Fiona Howarth agreed, stating, “Smart technologies enable us to use the infrastructure better. In terms of the grid, we can use it in the middle of the night when the grid is underutilized.”
They also help balance the grid when there is an oversupply of green energy. V2G technology returns the energy stored in EV batteries to the grid through bi-directional charging stations, reducing the need to increase power generation to support EVs. In Octopus’s V2G trial with 130 Nissan Leafs, drivers are testing this technology and are working with the local grid to make this possible.
The panelists agreed that grids would remain stable with careful planning, even when more charging stations are connected.
“Advanced tech solutions [including] Smart hardware and intelligent software can solve most… of the challenges you meet in charging … increase the benefits of transitioning to #EVs.”
Flexible tariffs increase participation in grid management
Smart energy management allows fleet operators to profit from flexible tariffs where customers can opt-out of charging when energy demand is high and be compensated for doing so.
Time-varying tariffs incentivize load adjustment. Customers can adjust their electricity consumption voluntarily (automatically or manually) to reduce their energy expenses while benefiting the grid.
Fiona Howarth highlighted the considerable opportunity of flexible tariffs stating, “customers reduced their peak consumption by 47%” by using flexible tariffs.
Leveraging data from the charging network can provide opportunities to make predictions and provide insights to optimize transport.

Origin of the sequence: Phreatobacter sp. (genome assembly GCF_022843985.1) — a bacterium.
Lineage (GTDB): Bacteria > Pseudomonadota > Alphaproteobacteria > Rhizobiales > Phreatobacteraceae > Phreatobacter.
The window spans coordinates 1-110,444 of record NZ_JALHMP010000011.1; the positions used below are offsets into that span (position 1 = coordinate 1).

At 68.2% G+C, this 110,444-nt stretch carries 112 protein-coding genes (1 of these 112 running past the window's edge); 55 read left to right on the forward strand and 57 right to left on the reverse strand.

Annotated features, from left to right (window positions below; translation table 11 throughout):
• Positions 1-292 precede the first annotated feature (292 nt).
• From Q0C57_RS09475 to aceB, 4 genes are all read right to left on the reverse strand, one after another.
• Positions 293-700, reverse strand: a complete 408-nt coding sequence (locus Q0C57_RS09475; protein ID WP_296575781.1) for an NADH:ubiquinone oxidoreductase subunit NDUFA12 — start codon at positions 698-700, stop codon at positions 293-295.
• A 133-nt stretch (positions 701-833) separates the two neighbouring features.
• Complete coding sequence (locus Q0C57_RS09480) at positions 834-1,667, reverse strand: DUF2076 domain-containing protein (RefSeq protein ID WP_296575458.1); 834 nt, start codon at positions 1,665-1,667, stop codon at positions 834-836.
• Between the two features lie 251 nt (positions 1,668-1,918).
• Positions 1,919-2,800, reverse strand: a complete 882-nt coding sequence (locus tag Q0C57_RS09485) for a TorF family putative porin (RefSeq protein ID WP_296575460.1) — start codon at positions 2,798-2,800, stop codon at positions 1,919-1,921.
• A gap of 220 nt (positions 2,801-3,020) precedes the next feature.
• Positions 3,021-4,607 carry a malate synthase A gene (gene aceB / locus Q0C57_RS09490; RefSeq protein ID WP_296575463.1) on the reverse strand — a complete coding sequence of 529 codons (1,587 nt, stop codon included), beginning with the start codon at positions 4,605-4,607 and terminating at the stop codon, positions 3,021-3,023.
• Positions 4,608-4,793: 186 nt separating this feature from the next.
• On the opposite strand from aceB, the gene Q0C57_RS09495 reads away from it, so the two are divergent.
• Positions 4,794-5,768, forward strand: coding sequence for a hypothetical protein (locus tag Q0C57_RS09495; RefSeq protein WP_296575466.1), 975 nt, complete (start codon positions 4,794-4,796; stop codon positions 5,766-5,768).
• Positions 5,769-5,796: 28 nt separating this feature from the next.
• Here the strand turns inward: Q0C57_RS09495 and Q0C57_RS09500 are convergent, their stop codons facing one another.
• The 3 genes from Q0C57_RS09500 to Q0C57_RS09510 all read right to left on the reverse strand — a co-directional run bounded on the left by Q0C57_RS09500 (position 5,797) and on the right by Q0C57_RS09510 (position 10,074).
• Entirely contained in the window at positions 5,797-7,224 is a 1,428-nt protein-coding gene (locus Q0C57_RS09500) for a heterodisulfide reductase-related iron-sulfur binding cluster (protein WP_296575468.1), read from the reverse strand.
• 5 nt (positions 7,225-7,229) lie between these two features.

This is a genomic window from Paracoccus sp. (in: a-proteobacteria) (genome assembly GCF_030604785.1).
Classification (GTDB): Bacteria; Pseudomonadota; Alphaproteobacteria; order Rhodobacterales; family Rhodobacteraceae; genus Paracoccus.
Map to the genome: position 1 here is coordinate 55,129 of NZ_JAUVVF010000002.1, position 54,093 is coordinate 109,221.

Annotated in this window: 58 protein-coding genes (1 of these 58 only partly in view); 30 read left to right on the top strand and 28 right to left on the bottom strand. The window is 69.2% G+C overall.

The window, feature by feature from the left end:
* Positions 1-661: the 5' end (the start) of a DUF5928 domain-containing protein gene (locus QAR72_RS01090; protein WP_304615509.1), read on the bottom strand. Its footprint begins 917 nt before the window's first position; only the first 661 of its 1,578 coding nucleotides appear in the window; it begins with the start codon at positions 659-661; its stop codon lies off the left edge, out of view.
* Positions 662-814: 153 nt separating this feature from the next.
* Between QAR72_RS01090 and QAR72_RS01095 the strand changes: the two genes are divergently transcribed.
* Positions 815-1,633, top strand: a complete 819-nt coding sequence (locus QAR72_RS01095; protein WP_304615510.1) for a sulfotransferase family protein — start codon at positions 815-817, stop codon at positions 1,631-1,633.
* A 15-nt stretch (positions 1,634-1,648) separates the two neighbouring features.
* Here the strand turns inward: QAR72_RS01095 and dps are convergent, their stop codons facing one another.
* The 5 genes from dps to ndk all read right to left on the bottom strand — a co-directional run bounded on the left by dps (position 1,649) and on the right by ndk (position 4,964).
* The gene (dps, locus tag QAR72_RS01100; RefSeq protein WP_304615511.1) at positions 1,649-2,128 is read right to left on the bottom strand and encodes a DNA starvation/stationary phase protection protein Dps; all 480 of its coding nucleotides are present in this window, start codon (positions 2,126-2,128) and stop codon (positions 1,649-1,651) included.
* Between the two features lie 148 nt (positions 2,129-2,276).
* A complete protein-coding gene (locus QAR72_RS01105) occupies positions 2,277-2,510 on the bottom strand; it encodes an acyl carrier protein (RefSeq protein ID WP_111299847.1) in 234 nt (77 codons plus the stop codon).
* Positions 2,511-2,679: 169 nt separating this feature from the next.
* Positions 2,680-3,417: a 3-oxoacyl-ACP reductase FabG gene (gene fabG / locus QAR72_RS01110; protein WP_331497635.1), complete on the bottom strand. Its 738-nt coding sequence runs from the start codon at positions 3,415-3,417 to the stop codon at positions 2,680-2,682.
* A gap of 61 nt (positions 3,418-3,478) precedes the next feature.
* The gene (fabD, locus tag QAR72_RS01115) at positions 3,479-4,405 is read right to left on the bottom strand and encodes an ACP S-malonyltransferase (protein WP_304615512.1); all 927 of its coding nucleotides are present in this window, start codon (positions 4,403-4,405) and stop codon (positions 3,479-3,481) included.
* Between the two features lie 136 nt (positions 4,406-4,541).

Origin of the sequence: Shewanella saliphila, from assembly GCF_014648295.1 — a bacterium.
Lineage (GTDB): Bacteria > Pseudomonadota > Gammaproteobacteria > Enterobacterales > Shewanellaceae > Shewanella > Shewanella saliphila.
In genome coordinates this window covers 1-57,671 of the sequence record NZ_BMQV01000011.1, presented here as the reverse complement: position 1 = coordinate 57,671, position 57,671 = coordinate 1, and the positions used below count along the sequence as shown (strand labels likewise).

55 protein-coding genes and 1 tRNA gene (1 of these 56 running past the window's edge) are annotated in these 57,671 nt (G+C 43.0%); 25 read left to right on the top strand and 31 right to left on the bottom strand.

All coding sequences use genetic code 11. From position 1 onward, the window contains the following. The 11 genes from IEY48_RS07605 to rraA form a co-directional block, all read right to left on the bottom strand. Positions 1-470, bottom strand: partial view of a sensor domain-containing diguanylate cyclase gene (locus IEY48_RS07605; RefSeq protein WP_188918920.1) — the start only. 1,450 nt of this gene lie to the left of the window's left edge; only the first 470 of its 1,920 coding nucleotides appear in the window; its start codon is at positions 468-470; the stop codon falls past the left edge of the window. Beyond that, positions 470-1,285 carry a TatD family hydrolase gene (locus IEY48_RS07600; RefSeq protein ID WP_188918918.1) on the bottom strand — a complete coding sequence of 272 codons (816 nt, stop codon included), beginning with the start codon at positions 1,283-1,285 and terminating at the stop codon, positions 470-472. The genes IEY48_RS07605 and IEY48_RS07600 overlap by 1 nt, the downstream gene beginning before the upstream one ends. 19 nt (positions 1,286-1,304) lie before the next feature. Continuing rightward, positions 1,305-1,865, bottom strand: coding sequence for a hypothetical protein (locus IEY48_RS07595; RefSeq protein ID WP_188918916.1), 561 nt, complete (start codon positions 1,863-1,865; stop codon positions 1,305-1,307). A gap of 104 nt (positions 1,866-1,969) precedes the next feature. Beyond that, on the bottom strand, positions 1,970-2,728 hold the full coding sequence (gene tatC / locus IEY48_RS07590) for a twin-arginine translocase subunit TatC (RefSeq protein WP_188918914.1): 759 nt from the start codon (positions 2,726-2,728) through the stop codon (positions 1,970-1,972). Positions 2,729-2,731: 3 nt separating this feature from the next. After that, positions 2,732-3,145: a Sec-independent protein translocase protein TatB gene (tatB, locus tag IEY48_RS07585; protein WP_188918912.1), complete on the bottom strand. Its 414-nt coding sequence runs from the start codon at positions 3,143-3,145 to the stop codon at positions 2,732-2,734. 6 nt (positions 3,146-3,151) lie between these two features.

Fleet operators can leverage the data accumulated from their charging stations to improve overall network reliability. Data analysis can enable proper planning of the EV charging infrastructure and determine the locations that will have the most impact, promoting EV ownership and usage.
Europe will have 130 million electric vehicles on the road by 2035 according to a joint report from EY and Eurelectric. The report’s projections show that Europe’s EV fleet will grow to 65 million (currently, less than 5 million) by 2030 and will need 65 million chargers to power them.
“We have reached the point of no return in terms of EVs” is Orlin Radev’s stance on the future of e-mobility. To keep the momentum going, we must make charging convenient and affordable while minimizing its impact on our electrical grid. Business leaders such as Amazon, who electrify their fleets, set a great example and will undoubtedly encourage others to transition to electric vehicles.
For further details and insights from the panelists, please watch the recording of the debate below.